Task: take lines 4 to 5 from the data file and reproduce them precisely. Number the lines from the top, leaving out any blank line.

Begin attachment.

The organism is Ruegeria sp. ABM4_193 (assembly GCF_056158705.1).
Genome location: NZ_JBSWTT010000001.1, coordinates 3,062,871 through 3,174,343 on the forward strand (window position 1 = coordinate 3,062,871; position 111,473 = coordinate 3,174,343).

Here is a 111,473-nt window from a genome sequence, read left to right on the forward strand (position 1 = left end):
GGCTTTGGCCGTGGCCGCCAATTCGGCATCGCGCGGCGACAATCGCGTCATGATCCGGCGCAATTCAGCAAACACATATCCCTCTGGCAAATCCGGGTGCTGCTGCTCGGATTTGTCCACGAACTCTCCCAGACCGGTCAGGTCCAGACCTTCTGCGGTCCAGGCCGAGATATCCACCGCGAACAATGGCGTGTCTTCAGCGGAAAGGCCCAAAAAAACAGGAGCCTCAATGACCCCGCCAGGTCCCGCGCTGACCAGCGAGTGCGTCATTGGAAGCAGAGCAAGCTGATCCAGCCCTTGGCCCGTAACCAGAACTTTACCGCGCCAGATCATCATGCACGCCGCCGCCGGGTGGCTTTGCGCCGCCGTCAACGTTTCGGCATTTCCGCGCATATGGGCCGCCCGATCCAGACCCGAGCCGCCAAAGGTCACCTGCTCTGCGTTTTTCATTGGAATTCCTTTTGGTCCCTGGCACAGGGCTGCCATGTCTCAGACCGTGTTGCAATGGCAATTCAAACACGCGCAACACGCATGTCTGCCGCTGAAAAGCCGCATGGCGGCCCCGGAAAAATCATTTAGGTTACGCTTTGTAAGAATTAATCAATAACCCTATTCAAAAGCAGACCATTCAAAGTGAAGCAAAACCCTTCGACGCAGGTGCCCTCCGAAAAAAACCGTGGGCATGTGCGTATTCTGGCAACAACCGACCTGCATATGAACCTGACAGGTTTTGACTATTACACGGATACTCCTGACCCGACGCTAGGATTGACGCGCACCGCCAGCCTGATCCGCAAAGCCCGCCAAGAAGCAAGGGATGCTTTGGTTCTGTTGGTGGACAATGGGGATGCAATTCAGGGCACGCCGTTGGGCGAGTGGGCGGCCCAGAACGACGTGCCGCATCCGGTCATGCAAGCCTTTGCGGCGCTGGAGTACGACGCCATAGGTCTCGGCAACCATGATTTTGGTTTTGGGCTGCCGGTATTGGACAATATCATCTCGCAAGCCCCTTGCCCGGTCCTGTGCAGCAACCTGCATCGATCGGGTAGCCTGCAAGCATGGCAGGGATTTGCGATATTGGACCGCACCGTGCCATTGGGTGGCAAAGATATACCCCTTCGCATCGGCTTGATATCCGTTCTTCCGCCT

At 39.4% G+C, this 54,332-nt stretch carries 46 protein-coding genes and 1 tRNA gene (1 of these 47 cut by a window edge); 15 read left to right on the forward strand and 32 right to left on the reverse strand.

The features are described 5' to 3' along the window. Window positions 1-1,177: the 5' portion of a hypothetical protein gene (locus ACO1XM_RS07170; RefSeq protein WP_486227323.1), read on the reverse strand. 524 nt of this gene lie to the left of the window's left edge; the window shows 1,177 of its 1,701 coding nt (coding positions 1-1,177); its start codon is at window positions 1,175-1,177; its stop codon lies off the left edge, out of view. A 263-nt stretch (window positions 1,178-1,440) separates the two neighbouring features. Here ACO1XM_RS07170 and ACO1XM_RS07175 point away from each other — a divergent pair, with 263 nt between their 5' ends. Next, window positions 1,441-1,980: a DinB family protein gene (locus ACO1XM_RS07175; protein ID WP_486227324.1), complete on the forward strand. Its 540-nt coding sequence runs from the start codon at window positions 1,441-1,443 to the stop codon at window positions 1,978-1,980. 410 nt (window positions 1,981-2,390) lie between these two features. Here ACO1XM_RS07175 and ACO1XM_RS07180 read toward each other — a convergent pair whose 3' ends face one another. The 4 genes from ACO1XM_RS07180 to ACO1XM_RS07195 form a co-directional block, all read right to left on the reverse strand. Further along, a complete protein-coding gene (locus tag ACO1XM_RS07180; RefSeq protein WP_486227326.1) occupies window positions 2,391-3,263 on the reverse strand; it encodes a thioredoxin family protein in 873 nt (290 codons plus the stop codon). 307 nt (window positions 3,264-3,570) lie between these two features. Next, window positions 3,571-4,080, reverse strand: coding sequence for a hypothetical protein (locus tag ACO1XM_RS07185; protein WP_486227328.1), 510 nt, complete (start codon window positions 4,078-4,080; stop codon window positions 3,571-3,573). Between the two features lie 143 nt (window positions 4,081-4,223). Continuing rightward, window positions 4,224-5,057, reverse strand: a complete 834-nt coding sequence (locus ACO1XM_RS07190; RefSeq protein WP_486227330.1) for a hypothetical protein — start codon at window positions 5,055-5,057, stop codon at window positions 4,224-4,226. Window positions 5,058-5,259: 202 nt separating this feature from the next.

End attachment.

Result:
GGCTTTGGCCGTGGCCGCCAATTCGGCATCGCGCGGCGACAATCGCGTCATGATCCGGCGCAATTCAGCAAACACATATCCCTCTGGCAAATCCGGGTGCTGCTGCTCGGATTTGTCCACGAACTCTCCCAGACCGGTCAGGTCCAGACCTTCTGCGGTCCAGGCCGAGATATCCACCGCGAACAATGGCGTGTCTTCAGCGGAAAGGCCCAAAAAAACAGGAGCCTCAATGACCCCGCCAGGTCCCGCGCTGACCAGCGAGTGCGTCATTGGAAGCAGAGCAAGCTGATCCAGCCCTTGGCCCGTAACCAGAACTTTACCGCGCCAGATCATCATGCACGCCGCCGCCGGGTGGCTTTGCGCCGCCGTCAACGTTTCGGCATTTCCGCGCATATGGGCCGCCCGATCCAGACCCGAGCCGCCAAAGGTCACCTGCTCTGCGTTTTTCATTGGAATTCCTTTTGGTCCCTGGCACAGGGCTGCCATGTCTCAGACCGTGTTGCAATGGCAATTCAAACACGCGCAACACGCATGTCTGCCGCTGAAAAGCCGCATGGCGGCCCCGGAAAAATCATTTAGGTTACGCTTTGTAAGAATTAATCAATAACCCTATTCAAAAGCAGACCATTCAAAGTGAAGCAAAACCCTTCGACGCAGGTGCCCTCCGAAAAAAACCGTGGGCATGTGCGTATTCTGGCAACAACCGACCTGCATATGAACCTGACAGGTTTTGACTATTACACGGATACTCCTGACCCGACGCTAGGATTGACGCGCACCGCCAGCCTGATCCGCAAAGCCCGCCAAGAAGCAAGGGATGCTTTGGTTCTGTTGGTGGACAATGGGGATGCAATTCAGGGCACGCCGTTGGGCGAGTGGGCGGCCCAGAACGACGTGCCGCATCCGGTCATGCAAGCCTTTGCGGCGCTGGAGTACGACGCCATAGGTCTCGGCAACCATGATTTTGGTTTTGGGCTGCCGGTATTGGACAATATCATCTCGCAAGCCCCTTGCCCGGTCCTGTGCAGCAACCTGCATCGATCGGGTAGCCTGCAAGCATGGCAGGGATTTGCGATATTGGACCGCACCGTGCCATTGGGTGGCAAAGATATACCCCTTCGCATCGGCTTGATATCCGTTCTTCCGCCT

At 39.4% G+C, this 54,332-nt stretch carries 46 protein-coding genes and 1 tRNA gene (1 of these 47 cut by a window edge); 15 read left to right on the forward strand and 32 right to left on the reverse strand.